Singapore government sees rise in security incidents amid increased data sharing

Singapore's public sector recorded a 2% climb in the number of data security incidents this past year, which the government attributes to digital transformation efforts and an increase in data-sharing among its agencies.
Written by Eileen Yu, Senior Contributing Editor
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Singapore's public sector clocked a 2% climb in data security incidents, likely fueled by continuing digital transformation and increased data-sharing among its agencies. 

There were 182 data incidents in the government's fiscal year 2022, ended 31 March 2023, compared to 178 last year. None of these were deemed severe or posed any significant impact on the affected agency or individuals, noted the Smart Nation and Digital Government Office (SNDGO) in its annual update of the government's data protection efforts

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The yearly report has been released since 2019 as part of recommendations from a review of the public sector's data security practices, which was first initiated following a series of breaches involving government entities. 

The number of incidents categorized as medium in severity dropped from 52 to 46 in fiscal year 2022, according to the report.

The 2% climb in data incidents likely was due to the acceleration of data-sharing among government agencies as the sector moved ahead with its digital transformation efforts, SNDGO said. It attributed the "low" increase to improved awareness among public service officers regarding the need to protect data and report all data incidents

As part of various initiatives to bolster its data security practices, the Singapore government in March introduced a privacy toolkit that enables its officers to apply "privacy enhancing techniques" to datasets, while retaining the data's value.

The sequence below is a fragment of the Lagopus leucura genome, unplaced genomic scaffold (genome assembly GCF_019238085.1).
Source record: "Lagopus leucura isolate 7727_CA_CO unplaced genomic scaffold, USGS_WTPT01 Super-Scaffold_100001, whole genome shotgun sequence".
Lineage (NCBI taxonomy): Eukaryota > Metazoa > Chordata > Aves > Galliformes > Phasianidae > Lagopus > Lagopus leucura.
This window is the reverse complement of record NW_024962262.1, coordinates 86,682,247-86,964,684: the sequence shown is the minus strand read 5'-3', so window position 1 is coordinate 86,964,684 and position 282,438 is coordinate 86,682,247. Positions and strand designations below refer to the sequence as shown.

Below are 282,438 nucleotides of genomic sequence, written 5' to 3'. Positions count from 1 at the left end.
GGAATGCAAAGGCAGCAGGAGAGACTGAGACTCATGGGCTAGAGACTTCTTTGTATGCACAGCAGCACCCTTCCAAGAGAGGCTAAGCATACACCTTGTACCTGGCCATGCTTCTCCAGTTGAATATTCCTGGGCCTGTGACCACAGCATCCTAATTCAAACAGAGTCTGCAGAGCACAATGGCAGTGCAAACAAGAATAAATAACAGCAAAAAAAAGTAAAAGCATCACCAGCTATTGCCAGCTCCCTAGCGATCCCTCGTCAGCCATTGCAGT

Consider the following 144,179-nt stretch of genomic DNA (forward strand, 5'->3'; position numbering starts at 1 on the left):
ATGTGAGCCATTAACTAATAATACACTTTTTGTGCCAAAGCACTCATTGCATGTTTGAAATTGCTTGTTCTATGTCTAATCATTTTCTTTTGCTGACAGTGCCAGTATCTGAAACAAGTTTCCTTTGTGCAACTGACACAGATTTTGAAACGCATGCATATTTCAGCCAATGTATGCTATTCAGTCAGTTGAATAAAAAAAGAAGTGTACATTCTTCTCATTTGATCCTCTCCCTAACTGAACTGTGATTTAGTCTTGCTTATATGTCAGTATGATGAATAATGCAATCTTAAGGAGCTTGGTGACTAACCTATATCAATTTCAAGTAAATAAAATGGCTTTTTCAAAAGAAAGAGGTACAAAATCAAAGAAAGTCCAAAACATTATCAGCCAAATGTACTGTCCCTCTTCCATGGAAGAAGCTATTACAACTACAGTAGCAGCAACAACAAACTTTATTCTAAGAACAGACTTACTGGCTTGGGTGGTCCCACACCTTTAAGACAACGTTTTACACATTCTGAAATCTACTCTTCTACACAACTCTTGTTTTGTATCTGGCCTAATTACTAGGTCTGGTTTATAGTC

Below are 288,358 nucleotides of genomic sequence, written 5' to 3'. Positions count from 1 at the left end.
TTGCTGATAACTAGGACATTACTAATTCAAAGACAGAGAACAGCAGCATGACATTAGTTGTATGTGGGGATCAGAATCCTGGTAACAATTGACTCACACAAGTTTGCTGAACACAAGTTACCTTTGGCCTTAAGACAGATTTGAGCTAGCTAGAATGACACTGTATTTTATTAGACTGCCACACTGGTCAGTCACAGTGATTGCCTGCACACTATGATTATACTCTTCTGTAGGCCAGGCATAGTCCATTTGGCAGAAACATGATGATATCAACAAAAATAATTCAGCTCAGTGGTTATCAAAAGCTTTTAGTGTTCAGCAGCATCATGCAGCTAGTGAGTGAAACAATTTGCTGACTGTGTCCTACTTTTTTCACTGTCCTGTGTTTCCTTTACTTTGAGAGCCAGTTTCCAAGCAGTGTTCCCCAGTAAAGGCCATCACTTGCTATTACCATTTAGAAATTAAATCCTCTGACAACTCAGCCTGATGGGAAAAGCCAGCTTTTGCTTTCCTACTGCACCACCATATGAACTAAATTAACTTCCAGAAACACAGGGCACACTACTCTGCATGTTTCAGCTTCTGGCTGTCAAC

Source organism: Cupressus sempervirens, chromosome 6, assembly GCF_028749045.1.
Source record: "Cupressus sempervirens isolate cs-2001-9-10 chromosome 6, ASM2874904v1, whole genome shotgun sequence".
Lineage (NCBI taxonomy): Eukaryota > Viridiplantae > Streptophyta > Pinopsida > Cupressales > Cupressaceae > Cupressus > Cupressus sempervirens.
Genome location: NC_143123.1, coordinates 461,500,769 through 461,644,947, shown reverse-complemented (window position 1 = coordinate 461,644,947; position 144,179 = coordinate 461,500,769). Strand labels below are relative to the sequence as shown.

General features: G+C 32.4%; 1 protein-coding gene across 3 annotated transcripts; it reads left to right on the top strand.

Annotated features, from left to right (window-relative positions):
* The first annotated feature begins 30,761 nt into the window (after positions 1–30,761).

The self-service portal allows data to be shared within as well as outside the public sector more quickly in a secure manner while mitigating the risk of data leaks from sharing datasets, SNDGO said. The toolkit currently is used by more than 80 government agencies, it said.

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During the fiscal year, the government also completed the deployment of technical measures to improve the logging and monitoring of data transactions, which would help detect high-risk or suspicious activities. For example, a data loss protection tool was implemented on all government laptops to prevent accidental loss or unauthorized disclosure of sensitive data from government networks, systems, and devices.

Two initiatives are ongoing and slated to be completed by the next fiscal year, including efforts to reduce the government's surface attack area by minimizing data collection, data retention, data access, and data downloads. Measures also are being put in place to safeguard data directly when it is stored and distributed, so the data is unusable even if extracted, SNDGO said. 

In addition, a central account management application will continue to be rolled out to eligible government IT systems, which will strengthen account management and user access rights. Some 63% of such IT systems are running on the central management platform, as of April 1, 2023. 

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The Singapore government, though, recognizes it is impossible to completely eliminate data incidents and is focused on being able to respond swiftly to data incidents, according to SNDGO. To this end, the government conducted its annual central ICT and data incident management exercise involving 24 agencies across five ministries. This aims to build the government's competency in data incident response.

Several public IT systems in 2019 had been impacted by data breaches that resulted in, among others, the personal information of 808,201 blood donors and 14,200 individuals with HIV being compromised. Personal data of another 1.5 million SingHealth patients was also compromised in 2018 in what was described as Singapore's most serious data security breach.

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